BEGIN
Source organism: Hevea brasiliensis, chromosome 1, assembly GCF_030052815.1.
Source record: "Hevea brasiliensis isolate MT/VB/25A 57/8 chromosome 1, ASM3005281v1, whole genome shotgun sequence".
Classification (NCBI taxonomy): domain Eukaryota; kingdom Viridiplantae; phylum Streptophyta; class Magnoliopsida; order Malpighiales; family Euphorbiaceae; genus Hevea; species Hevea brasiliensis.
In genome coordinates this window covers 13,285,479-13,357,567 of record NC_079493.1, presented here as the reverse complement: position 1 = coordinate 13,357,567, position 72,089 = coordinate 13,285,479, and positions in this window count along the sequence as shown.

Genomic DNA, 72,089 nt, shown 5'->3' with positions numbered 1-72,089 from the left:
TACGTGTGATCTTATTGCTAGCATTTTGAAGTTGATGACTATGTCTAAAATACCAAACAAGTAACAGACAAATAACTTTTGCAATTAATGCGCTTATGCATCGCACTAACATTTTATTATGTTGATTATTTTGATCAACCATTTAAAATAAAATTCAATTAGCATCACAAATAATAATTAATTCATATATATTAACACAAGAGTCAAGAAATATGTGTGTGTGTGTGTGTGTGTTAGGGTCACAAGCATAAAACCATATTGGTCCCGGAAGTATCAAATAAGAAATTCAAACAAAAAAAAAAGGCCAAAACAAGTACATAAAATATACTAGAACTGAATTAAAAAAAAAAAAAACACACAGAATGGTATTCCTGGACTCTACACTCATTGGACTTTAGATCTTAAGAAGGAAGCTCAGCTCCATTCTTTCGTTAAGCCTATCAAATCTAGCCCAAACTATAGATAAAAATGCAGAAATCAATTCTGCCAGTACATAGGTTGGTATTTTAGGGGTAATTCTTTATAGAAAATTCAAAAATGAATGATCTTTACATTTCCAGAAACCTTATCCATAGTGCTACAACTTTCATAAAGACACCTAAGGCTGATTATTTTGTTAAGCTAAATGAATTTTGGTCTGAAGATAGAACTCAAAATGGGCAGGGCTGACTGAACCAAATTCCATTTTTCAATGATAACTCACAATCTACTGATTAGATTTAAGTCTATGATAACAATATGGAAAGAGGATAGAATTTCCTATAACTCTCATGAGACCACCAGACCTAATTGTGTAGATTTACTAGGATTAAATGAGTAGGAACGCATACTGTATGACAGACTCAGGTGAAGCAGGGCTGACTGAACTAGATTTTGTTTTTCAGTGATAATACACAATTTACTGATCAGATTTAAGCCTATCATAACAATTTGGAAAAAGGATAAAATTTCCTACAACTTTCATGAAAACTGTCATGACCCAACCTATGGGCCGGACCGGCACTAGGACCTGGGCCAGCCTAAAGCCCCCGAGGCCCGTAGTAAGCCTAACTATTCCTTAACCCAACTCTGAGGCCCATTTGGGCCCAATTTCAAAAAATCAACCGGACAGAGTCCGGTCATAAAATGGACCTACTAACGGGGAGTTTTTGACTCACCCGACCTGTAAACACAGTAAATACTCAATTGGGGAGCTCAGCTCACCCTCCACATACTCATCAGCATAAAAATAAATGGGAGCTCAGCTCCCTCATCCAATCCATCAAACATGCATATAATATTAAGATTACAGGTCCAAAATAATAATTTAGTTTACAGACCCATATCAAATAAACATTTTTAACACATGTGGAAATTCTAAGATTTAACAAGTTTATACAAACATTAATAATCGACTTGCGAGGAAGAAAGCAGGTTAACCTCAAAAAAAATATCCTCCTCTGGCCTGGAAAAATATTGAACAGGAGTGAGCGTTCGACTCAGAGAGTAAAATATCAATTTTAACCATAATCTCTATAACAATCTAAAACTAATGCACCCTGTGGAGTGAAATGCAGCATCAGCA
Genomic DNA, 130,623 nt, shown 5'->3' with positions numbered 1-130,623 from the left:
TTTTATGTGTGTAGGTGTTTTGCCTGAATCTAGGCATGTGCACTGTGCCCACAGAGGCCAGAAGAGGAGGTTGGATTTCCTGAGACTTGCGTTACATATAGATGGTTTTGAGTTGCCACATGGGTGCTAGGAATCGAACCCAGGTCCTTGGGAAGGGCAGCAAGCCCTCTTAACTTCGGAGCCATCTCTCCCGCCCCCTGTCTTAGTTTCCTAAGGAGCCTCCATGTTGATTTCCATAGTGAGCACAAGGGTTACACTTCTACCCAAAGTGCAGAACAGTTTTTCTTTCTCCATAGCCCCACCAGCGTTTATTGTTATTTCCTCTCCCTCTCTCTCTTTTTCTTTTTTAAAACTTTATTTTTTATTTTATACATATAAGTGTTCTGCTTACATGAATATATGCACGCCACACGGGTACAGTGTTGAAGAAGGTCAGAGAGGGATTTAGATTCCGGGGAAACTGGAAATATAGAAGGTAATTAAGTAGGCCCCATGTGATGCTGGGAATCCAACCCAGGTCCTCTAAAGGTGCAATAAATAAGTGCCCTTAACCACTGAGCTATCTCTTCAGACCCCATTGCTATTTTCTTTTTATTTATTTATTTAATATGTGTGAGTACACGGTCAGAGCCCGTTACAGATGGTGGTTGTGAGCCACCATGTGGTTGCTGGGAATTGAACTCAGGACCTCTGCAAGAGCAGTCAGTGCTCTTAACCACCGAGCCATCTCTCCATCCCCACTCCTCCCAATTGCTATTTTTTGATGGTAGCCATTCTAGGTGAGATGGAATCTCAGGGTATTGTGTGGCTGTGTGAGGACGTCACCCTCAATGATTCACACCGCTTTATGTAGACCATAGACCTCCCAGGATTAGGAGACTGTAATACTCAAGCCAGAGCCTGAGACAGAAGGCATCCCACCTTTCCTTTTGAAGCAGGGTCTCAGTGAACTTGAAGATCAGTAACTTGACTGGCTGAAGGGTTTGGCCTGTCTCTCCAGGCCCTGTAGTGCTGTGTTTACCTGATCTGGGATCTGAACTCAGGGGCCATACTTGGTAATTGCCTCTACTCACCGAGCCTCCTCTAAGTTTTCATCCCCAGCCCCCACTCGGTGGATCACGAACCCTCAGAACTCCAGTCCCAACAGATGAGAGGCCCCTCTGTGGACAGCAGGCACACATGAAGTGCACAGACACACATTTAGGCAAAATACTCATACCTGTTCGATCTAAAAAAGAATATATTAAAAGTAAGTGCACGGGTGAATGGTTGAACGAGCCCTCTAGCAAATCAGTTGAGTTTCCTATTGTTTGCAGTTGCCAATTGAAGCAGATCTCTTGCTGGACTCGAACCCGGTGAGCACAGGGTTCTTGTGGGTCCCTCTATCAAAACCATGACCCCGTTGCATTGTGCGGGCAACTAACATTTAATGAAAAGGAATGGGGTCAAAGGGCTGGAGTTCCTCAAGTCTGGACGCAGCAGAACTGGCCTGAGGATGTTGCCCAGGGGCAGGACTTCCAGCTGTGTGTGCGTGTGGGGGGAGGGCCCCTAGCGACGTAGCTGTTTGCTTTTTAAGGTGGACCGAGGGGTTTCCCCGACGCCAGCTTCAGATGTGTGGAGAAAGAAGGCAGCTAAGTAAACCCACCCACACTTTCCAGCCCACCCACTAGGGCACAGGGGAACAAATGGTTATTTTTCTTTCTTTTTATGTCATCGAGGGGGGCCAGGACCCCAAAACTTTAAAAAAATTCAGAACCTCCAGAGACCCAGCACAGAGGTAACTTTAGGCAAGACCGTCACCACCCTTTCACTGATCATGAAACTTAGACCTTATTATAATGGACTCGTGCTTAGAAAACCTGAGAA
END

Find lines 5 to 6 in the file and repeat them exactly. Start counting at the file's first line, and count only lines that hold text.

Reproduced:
Genomic DNA, 72,089 nt, shown 5'->3' with positions numbered 1-72,089 from the left:
TACGTGTGATCTTATTGCTAGCATTTTGAAGTTGATGACTATGTCTAAAATACCAAACAAGTAACAGACAAATAACTTTTGCAATTAATGCGCTTATGCATCGCACTAACATTTTATTATGTTGATTATTTTGATCAACCATTTAAAATAAAATTCAATTAGCATCACAAATAATAATTAATTCATATATATTAACACAAGAGTCAAGAAATATGTGTGTGTGTGTGTGTGTGTTAGGGTCACAAGCATAAAACCATATTGGTCCCGGAAGTATCAAATAAGAAATTCAAACAAAAAAAAAAGGCCAAAACAAGTACATAAAATATACTAGAACTGAATTAAAAAAAAAAAAAACACACAGAATGGTATTCCTGGACTCTACACTCATTGGACTTTAGATCTTAAGAAGGAAGCTCAGCTCCATTCTTTCGTTAAGCCTATCAAATCTAGCCCAAACTATAGATAAAAATGCAGAAATCAATTCTGCCAGTACATAGGTTGGTATTTTAGGGGTAATTCTTTATAGAAAATTCAAAAATGAATGATCTTTACATTTCCAGAAACCTTATCCATAGTGCTACAACTTTCATAAAGACACCTAAGGCTGATTATTTTGTTAAGCTAAATGAATTTTGGTCTGAAGATAGAACTCAAAATGGGCAGGGCTGACTGAACCAAATTCCATTTTTCAATGATAACTCACAATCTACTGATTAGATTTAAGTCTATGATAACAATATGGAAAGAGGATAGAATTTCCTATAACTCTCATGAGACCACCAGACCTAATTGTGTAGATTTACTAGGATTAAATGAGTAGGAACGCATACTGTATGACAGACTCAGGTGAAGCAGGGCTGACTGAACTAGATTTTGTTTTTCAGTGATAATACACAATTTACTGATCAGATTTAAGCCTATCATAACAATTTGGAAAAAGGATAAAATTTCCTACAACTTTCATGAAAACTGTCATGACCCAACCTATGGGCCGGACCGGCACTAGGACCTGGGCCAGCCTAAAGCCCCCGAGGCCCGTAGTAAGCCTAACTATTCCTTAACCCAACTCTGAGGCCCATTTGGGCCCAATTTCAAAAAATCAACCGGACAGAGTCCGGTCATAAAATGGACCTACTAACGGGGAGTTTTTGACTCACCCGACCTGTAAACACAGTAAATACTCAATTGGGGAGCTCAGCTCACCCTCCACATACTCATCAGCATAAAAATAAATGGGAGCTCAGCTCCCTCATCCAATCCATCAAACATGCATATAATATTAAGATTACAGGTCCAAAATAATAATTTAGTTTACAGACCCATATCAAATAAACATTTTTAACACATGTGGAAATTCTAAGATTTAACAAGTTTATACAAACATTAATAATCGACTTGCGAGGAAGAAAGCAGGTTAACCTCAAAAAAAATATCCTCCTCTGGCCTGGAAAAATATTGAACAGGAGTGAGCGTTCGACTCAGAGAGTAAAATATCAATTTTAACCATAATCTCTATAACAATCTAAAACTAATGCACCCTGTGGAGTGAAATGCAGCATCAGCA